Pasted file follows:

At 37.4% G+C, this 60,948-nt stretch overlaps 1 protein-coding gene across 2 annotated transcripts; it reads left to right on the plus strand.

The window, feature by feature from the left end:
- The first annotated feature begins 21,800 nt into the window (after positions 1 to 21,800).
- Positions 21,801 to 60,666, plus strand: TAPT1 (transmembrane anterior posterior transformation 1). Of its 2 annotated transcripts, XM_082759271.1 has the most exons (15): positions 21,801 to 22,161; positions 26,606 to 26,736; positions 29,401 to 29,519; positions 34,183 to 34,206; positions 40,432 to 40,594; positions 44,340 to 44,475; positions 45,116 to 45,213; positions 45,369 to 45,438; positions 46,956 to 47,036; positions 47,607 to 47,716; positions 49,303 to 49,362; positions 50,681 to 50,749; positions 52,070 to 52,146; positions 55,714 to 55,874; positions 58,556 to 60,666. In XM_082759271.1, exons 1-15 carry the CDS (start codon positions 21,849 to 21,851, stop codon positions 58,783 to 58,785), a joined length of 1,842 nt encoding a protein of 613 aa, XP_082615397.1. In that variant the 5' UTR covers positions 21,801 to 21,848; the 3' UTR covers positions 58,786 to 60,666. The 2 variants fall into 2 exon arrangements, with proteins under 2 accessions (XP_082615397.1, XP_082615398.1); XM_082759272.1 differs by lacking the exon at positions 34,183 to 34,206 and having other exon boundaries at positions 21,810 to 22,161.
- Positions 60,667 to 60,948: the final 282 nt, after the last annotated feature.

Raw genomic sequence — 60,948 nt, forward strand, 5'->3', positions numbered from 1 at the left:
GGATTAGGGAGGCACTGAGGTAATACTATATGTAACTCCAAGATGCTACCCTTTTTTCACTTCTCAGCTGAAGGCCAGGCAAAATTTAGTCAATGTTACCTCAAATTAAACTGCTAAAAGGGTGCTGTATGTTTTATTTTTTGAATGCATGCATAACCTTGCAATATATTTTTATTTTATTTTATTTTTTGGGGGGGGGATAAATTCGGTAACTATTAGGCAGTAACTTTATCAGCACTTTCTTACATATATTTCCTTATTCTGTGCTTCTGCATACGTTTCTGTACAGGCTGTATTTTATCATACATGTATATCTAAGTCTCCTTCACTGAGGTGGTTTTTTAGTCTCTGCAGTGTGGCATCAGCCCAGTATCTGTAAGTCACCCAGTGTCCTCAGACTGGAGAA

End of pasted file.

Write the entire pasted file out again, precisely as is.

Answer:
At 37.4% G+C, this 60,948-nt stretch overlaps 1 protein-coding gene across 2 annotated transcripts; it reads left to right on the plus strand.

The window, feature by feature from the left end:
- The first annotated feature begins 21,800 nt into the window (after positions 1 to 21,800).
- Positions 21,801 to 60,666, plus strand: TAPT1 (transmembrane anterior posterior transformation 1). Of its 2 annotated transcripts, XM_082759271.1 has the most exons (15): positions 21,801 to 22,161; positions 26,606 to 26,736; positions 29,401 to 29,519; positions 34,183 to 34,206; positions 40,432 to 40,594; positions 44,340 to 44,475; positions 45,116 to 45,213; positions 45,369 to 45,438; positions 46,956 to 47,036; positions 47,607 to 47,716; positions 49,303 to 49,362; positions 50,681 to 50,749; positions 52,070 to 52,146; positions 55,714 to 55,874; positions 58,556 to 60,666. In XM_082759271.1, exons 1-15 carry the CDS (start codon positions 21,849 to 21,851, stop codon positions 58,783 to 58,785), a joined length of 1,842 nt encoding a protein of 613 aa, XP_082615397.1. In that variant the 5' UTR covers positions 21,801 to 21,848; the 3' UTR covers positions 58,786 to 60,666. The 2 variants fall into 2 exon arrangements, with proteins under 2 accessions (XP_082615397.1, XP_082615398.1); XM_082759272.1 differs by lacking the exon at positions 34,183 to 34,206 and having other exon boundaries at positions 21,810 to 22,161.
- Positions 60,667 to 60,948: the final 282 nt, after the last annotated feature.

Raw genomic sequence — 60,948 nt, forward strand, 5'->3', positions numbered from 1 at the left:
GGATTAGGGAGGCACTGAGGTAATACTATATGTAACTCCAAGATGCTACCCTTTTTTCACTTCTCAGCTGAAGGCCAGGCAAAATTTAGTCAATGTTACCTCAAATTAAACTGCTAAAAGGGTGCTGTATGTTTTATTTTTTGAATGCATGCATAACCTTGCAATATATTTTTATTTTATTTTATTTTTTGGGGGGGGGATAAATTCGGTAACTATTAGGCAGTAACTTTATCAGCACTTTCTTACATATATTTCCTTATTCTGTGCTTCTGCATACGTTTCTGTACAGGCTGTATTTTATCATACATGTATATCTAAGTCTCCTTCACTGAGGTGGTTTTTTAGTCTCTGCAGTGTGGCATCAGCCCAGTATCTGTAAGTCACCCAGTGTCCTCAGACTGGAGAA